The information contained in registers includes: date of hearing, name of informant/complainant (often the police), name and age of the defendant, nature of the offence, the adjudication by the magistrate, and the latter's name.

These registers are not indexed. No other supporting papers have survived.

The Court Registers in this collection are for the following courts:

PS/IJ/B: Bow Street, including Bow Street, Dean Street, Caxton Hall, Chelsea.
PS/IJ/C: Clerkenwell, including Clerkenwell, Islington, Friends House, North London, Camden.
PS/IJ/CA: Camden
PS/IJ/CH: Chelsea
PS/IJ/G: Greenwich, including Greenwich, Woolwich, Woolwich Old Town Hall
PS/IJ/GRE: Greenwich
PS/IJ/HK: Hackney
PS/IJ/HKN: Hackney North
PS/IJ/HKS: Hackney South
PS/IJ/HM: Hammersmith
PS/IJ/IS: Islington
PS/IJ/ISN: Islington North
PS/IJ/ISS: Islington South
PS/IJ/LE: Lewisham
PS/IJ/LEN: Lewisham North
PS/IJ/LES: Lewisham South
PS/IJ/LM: Lambeth
PS/IJ/LME: Lambeth East
PS/IJ/LMS: Lambeth South
PS/IJ/LMW: Lambeth West
PS/IJ/O: Old Street, including Old Street, Toynbee Hall, East London, Hackney, Thames, Tower Hamlets
PS/IJ/SC: Special Courts
PS/IJ/SN: Southwark North
PS/IJ/SS: Southwark South
PS/IJ/T: Tower Bridge, including Tower Bridge, Deptford Town Hall, Southwark, South-East London, Lewisham, Greenwich
PS/IJ/TH: Tower Hamlets
PS/IJ/THE: Tower Hamlets East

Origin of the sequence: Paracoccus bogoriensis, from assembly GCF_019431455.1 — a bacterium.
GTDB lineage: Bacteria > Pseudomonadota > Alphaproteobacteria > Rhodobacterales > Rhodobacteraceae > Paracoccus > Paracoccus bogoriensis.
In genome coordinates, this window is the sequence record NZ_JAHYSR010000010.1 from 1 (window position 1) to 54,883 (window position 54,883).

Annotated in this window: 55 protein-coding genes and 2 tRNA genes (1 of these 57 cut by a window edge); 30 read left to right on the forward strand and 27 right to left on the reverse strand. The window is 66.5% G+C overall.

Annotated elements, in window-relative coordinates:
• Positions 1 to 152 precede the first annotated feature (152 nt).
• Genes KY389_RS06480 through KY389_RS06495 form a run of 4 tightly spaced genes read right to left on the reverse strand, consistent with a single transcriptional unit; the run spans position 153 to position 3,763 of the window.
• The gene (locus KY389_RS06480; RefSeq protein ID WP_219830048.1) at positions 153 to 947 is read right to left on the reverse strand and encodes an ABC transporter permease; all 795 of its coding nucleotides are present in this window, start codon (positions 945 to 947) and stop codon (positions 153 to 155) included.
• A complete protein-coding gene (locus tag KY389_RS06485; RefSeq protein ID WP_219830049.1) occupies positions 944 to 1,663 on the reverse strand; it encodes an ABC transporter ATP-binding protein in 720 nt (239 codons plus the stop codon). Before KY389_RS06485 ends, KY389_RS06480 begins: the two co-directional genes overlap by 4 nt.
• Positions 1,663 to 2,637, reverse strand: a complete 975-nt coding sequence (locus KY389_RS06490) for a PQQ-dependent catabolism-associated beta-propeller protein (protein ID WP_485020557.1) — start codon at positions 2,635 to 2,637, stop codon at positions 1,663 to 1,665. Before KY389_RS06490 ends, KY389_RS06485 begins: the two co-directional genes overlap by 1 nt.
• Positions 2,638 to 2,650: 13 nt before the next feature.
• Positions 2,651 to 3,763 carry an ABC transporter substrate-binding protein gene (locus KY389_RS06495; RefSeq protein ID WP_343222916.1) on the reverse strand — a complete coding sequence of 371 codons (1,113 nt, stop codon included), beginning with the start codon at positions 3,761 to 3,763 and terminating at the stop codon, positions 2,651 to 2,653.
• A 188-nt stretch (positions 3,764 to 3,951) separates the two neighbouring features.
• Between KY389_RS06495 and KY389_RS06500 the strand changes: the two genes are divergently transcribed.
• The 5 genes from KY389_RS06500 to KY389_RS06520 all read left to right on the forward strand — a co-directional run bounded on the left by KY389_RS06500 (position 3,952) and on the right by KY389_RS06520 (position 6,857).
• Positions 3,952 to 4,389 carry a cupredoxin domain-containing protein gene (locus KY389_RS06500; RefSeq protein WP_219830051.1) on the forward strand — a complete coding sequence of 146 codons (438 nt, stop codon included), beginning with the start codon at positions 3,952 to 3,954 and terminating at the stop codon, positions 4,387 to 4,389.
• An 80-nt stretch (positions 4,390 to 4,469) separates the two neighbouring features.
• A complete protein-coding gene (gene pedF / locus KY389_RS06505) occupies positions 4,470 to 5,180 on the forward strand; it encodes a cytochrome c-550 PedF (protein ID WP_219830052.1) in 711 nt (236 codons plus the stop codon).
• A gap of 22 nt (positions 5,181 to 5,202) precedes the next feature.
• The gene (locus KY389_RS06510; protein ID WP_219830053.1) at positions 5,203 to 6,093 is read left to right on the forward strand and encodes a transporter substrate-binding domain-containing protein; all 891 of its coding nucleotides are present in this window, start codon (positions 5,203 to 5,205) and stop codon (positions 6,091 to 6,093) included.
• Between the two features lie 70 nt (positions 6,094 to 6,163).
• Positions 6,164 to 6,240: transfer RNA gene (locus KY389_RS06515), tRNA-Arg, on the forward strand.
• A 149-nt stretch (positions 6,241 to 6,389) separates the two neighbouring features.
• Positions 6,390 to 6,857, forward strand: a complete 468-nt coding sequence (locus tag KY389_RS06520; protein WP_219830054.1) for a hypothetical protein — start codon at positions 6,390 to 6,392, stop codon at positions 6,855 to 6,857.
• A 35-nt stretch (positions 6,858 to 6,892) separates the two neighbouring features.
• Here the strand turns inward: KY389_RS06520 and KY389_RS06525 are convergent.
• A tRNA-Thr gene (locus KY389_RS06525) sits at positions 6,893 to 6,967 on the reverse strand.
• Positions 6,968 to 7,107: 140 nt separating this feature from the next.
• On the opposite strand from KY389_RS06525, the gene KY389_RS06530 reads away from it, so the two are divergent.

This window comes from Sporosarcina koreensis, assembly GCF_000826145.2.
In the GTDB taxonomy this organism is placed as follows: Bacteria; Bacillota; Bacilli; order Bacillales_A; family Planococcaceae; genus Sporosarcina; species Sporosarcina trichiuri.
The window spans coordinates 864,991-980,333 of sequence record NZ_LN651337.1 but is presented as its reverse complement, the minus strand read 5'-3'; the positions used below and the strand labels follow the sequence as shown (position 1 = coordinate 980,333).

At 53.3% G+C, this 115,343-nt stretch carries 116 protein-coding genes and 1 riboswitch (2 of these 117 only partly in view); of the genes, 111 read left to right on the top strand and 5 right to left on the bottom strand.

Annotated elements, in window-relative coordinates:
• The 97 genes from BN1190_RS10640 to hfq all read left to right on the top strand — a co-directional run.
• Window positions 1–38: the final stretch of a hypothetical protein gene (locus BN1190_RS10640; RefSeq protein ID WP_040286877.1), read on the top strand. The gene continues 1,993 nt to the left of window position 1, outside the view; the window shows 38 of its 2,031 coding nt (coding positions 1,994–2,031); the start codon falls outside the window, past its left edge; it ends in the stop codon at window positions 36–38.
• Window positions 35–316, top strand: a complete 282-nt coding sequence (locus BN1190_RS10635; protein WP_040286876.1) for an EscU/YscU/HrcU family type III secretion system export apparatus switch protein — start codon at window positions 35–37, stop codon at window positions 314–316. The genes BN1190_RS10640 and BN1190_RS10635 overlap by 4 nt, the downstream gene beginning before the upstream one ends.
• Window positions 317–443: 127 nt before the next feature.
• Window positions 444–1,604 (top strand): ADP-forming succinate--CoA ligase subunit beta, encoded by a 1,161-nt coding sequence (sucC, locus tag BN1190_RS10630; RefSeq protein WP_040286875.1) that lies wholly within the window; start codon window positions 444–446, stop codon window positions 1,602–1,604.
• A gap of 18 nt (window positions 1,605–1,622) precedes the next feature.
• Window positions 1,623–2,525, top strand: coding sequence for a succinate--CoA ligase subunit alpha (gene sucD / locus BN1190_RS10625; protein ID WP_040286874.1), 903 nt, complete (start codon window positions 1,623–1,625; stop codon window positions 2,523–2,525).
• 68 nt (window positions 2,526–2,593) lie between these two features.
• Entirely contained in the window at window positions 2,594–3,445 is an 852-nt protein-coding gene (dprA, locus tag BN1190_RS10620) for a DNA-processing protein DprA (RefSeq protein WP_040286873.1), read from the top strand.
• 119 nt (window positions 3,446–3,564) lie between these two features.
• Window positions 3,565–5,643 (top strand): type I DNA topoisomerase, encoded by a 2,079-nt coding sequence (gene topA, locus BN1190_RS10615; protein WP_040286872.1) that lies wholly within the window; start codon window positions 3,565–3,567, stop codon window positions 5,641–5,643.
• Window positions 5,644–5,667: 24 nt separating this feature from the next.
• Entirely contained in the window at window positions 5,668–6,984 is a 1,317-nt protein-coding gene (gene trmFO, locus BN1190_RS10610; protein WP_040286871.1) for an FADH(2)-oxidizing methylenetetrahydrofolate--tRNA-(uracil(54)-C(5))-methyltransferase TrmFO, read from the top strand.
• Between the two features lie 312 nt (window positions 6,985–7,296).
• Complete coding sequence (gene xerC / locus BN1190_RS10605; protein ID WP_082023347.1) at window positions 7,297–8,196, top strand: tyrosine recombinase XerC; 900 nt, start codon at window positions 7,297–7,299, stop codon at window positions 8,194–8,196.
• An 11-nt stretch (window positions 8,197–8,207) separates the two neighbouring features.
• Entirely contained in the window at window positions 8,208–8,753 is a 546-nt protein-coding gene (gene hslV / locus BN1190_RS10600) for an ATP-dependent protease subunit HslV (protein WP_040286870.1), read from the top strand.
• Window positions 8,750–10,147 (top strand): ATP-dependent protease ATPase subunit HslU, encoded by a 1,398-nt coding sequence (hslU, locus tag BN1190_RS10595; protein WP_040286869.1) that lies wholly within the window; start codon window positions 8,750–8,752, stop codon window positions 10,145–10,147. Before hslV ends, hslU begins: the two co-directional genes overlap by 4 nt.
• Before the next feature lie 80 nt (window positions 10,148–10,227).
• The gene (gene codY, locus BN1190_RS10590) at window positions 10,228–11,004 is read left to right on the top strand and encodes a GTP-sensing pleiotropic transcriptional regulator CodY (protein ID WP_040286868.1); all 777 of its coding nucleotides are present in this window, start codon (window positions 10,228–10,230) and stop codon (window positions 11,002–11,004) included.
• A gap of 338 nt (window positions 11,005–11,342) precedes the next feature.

PS/IJ/THW: Tower Hamlets West
PS/IJ/W/01: Westminster, including Westminster, West London, Lindsey Hall, Stamford House, Marylebone, Marylebone West, Hammersmith, Marylebone East.
PS/IJ/W/02: South Western, including South Western, Lambeth, Battersea Town Hall, Springfield Hall, Lambeth South, Balham, Lambeth North, Southwark North, Southwark South
PS/IJ/WA: Wandsworth
PS/IJ/WE: Westminster
PS/IJ/WEN: Westminster North
PS/IJ/CR: Court registers (including indexes 1989-1991)
PS/IJ/MR: Means registers.

Access & Use

Language/scripts of material:

System of arrangement:

Registers organised according to Court, as listed in the 'Scope and Content' section.

Conditions governing access:

These records are available for public inspection, although records containing personal information are subject to access restrictions under the UK Data Protection Act, 1998.

Conditions governing reproduction:

Copyright to these records rests with the depositor.

Finding aids:

Please see online catalogues at:

Archival Information

Archival history:

Immediate source of acquisition:

Deposited in three accessions; in 1984, 1993 and 2004.

Allied Materials

Related material:

Publication note:

Description Notes

Archivist's note:

Rules or conventions:
Compiled in compliance with General International Standard Archival Description, ISAD(G), second edition, 2000; National Council on Archives Rules for the Construction of Personal, Place and Corporate Names, 1997.

Date(s) of descriptions:
November 2009 to February 2010